It has been a long week or two here in the nation’s tender midsection.
As noted in the previous post, the issues that have further greyed my remaining hair are generally things I am not at liberty to discuss with the world at large, but they are there and they are grating, aggravating, nasty things that make me doubt the existence of decency, common sense and barbecue sauce.
But sometimes you find in the strangest of places a reminder that there is hope yet left for this tired old world. I would not have imagined that this would be the United States Postal Service.
When I went to the post office yesterday to drop off my monthly offerings to the various providers of services that fill my life with electricity, internet access and consumer credit, the guy behind the counter asked me if I wanted to buy any stamps. Perhaps it was the fact that all of my bills had Christmas stamps on them that tipped him off. “Yes,” I told him. “Actually, I would like to get some stamps.”
There was a short pause while he registered this amazing fact. I’m not sure they sell too many of those anymore, here in the internet age, and please don’t suggest that I start paying my bills online because I’ve heard all those arguments and I reject them out of hand. I like the mail. Eventually the guy recovered from his shock and showed me the different varieties of stamps that he had on hand.
It must be said that the Post Office has made amazing strides in stamp design in the last couple of decades.
When I was younger my dad got me into stamp collecting for a while. It was something of a natural extension of our joint efforts at coin collecting, I suppose. He signed up for some First Day of Issue covers, and I spent many happy hours ripping the Bicentennial stamps off of the mail that came in every day. We even got a few panes of unused stamps once in a while that I still have around the place.
Those stamps were all uniformly drab.
Oh, they had a few colors here and there, and once in a while you’d get some interesting designs – the state flag series, for example. But mostly they were utilitarian things designed to be little more than receipts. “I have paid my thirteen cents to the federal government and thus I expect this letter to be delivered.” They were nicely engraved things, but about as stylish as a Soviet tractor.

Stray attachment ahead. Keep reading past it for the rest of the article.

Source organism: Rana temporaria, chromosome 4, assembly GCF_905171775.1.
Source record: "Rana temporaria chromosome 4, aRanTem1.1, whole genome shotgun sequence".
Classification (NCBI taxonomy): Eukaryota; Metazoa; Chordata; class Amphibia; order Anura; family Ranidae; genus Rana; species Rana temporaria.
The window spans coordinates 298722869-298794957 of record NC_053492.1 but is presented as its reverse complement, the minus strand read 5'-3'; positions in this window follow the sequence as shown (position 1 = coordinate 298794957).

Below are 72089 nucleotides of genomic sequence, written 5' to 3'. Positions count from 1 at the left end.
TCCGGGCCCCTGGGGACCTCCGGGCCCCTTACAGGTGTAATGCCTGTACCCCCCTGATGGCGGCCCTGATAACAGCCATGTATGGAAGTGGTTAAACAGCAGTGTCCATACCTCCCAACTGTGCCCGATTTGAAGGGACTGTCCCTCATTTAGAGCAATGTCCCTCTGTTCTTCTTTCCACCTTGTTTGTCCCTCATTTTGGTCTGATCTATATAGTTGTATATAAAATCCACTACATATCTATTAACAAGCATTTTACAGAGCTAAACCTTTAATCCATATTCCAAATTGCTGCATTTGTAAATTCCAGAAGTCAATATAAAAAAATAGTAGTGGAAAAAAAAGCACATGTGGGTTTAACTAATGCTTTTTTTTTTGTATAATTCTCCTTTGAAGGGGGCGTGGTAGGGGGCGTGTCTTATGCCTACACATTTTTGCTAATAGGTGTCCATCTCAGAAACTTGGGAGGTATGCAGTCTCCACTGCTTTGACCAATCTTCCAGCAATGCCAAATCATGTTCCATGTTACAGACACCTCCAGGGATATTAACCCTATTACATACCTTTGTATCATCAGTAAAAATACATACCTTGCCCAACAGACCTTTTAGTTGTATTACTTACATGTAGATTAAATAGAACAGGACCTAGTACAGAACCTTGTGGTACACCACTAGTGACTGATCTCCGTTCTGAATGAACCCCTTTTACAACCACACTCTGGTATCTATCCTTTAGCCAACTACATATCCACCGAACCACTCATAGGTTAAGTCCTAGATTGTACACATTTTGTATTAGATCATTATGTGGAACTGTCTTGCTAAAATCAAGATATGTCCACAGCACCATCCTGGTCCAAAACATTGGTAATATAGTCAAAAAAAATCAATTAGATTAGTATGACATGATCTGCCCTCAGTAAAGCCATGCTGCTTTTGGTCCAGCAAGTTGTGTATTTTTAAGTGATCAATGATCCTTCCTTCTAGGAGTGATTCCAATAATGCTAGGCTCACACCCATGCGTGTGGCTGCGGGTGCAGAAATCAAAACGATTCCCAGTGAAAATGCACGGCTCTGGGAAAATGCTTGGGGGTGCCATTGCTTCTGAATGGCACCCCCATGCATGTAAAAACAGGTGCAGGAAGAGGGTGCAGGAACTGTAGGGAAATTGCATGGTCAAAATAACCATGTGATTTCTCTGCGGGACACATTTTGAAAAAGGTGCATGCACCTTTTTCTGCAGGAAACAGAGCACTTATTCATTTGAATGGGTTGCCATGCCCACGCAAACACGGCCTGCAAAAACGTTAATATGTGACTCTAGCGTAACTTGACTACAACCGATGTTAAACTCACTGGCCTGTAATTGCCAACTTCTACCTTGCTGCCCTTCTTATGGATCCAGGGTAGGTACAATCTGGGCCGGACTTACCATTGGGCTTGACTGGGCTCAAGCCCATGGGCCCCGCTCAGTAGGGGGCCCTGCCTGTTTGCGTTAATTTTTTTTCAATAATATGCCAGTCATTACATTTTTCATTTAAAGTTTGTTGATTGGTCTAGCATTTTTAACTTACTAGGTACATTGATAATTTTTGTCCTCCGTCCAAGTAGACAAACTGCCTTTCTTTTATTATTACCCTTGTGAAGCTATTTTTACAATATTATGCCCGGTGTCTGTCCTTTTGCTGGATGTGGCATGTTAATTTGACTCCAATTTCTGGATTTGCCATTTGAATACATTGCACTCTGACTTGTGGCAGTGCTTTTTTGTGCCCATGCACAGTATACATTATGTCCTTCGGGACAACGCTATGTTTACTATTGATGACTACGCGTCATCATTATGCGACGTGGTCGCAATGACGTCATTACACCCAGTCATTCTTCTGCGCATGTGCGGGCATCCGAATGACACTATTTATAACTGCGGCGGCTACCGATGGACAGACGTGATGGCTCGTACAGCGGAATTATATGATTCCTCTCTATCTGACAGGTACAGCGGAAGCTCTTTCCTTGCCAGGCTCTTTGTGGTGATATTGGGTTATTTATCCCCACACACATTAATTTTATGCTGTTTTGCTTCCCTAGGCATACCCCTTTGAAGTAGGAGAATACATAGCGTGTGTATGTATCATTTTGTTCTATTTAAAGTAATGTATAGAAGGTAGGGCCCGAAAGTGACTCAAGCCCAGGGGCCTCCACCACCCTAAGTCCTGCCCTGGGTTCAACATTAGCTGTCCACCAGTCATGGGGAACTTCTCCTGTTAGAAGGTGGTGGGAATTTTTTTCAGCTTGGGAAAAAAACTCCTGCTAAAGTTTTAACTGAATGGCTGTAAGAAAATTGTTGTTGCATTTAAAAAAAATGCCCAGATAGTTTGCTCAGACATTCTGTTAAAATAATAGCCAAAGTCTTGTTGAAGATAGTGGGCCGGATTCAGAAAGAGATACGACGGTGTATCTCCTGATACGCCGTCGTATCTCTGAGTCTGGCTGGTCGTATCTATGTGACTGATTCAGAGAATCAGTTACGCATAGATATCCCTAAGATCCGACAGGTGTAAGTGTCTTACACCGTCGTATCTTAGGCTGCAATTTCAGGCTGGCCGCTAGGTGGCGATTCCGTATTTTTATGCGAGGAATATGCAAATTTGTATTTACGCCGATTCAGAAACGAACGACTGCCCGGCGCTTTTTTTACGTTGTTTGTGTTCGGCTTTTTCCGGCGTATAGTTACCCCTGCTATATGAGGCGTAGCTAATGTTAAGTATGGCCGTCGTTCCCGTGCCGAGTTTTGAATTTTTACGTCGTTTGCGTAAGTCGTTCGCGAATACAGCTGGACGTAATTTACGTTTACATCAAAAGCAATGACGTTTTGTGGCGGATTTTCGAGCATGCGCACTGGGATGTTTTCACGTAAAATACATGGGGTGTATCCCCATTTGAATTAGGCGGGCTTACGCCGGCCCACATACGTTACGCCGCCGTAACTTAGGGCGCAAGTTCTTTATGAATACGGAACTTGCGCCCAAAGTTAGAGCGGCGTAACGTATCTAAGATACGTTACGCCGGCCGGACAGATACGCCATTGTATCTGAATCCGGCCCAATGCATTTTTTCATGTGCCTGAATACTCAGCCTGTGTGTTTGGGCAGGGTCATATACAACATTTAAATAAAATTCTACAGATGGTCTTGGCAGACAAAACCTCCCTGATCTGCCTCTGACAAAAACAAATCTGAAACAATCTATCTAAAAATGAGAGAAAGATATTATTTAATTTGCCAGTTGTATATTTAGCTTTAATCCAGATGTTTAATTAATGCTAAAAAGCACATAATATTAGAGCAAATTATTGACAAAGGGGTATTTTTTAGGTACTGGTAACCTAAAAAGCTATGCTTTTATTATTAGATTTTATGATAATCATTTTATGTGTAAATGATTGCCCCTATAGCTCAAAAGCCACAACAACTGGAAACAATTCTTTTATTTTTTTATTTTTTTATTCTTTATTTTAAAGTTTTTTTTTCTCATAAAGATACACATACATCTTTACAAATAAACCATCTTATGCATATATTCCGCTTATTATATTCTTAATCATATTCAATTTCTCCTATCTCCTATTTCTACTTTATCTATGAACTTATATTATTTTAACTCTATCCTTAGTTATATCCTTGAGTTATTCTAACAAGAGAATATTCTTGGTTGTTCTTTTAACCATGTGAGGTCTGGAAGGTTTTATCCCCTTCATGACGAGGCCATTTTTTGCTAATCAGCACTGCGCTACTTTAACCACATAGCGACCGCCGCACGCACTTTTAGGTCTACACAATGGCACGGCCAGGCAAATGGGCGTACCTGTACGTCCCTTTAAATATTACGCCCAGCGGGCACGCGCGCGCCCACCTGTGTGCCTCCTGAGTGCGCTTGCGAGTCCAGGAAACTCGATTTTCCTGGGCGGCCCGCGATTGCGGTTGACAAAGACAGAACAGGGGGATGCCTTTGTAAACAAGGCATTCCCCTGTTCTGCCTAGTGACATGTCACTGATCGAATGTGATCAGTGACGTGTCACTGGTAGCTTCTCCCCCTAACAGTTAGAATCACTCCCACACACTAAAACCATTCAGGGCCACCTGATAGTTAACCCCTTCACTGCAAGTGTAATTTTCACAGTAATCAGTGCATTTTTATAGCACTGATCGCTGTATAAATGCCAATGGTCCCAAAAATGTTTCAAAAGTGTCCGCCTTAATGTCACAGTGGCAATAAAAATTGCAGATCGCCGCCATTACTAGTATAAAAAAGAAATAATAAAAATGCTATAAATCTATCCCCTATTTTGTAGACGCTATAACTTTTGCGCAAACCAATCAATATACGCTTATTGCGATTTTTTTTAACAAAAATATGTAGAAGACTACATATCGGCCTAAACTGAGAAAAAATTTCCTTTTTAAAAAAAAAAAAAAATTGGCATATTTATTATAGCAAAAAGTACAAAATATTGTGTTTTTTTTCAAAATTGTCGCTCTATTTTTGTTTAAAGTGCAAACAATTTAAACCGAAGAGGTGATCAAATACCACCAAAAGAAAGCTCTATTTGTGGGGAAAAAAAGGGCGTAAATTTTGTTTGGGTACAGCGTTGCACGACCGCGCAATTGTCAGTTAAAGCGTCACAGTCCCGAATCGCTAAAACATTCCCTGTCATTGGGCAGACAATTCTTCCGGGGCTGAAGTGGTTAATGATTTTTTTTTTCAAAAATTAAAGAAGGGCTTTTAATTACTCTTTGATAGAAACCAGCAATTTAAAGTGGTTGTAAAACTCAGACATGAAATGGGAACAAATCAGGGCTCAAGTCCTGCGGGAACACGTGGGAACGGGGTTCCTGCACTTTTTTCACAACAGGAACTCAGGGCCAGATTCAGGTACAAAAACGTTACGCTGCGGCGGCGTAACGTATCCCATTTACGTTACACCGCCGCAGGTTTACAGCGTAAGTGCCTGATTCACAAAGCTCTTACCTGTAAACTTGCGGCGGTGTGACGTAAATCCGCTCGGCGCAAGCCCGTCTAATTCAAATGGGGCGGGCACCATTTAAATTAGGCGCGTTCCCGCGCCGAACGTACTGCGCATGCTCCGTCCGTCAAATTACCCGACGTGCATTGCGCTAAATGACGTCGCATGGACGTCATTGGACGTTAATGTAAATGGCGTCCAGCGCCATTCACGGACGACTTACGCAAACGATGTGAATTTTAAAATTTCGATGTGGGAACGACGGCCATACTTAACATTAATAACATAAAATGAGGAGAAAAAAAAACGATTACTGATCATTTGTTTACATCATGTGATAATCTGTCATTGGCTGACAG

Somewhere along the line the Post Office stopped requiring stamps to be engraved and simply let them be printed. This may have been around the time they stopped asking you to lick them and just made them stickers. I like stickers, even though they were somewhat complicated to explain when the girls were little (“Why can I play with these stickers and not those stickers, daddy?”). It was certainly about the time that they stopped trying to be dignified and started having a bit of fun with them.
I still have a keychain with an old stamp with a quizzical-looking cartoon cat on it. I just loved the expression on its face, which reminded me of how I spent most of my life.
Apparently this stamp was unique and valuable, as images of it are nowhere to be found on the internet. You’ll just have to imagine it, I guess. I’m glad I saved it.
Today when the guy showed me the stamp selection, there in the middle was a pane of stamps with Pixar characters on it.
Remy from Ratatouille.
Carl and Dug from Up!
I love Up! In the first fourteen minutes of that movie, largely without dialogue, Pixar put together a profound story of love and loss that has no equal in modern cinema, and they did it as a prologue.
What could I do but buy a pane of them?
I don’t know if I’ll use them or frame them. I’m sure the Post Office would prefer the latter, since they already have my money and wouldn’t have to deliver any actual mail for it. Part of me wants to make them work for my money, but part of me just says they already have. They have provided me with art, art that brightened my world after a dreary couple of weeks.
And that’s got to be worth the price of a pane of stamps.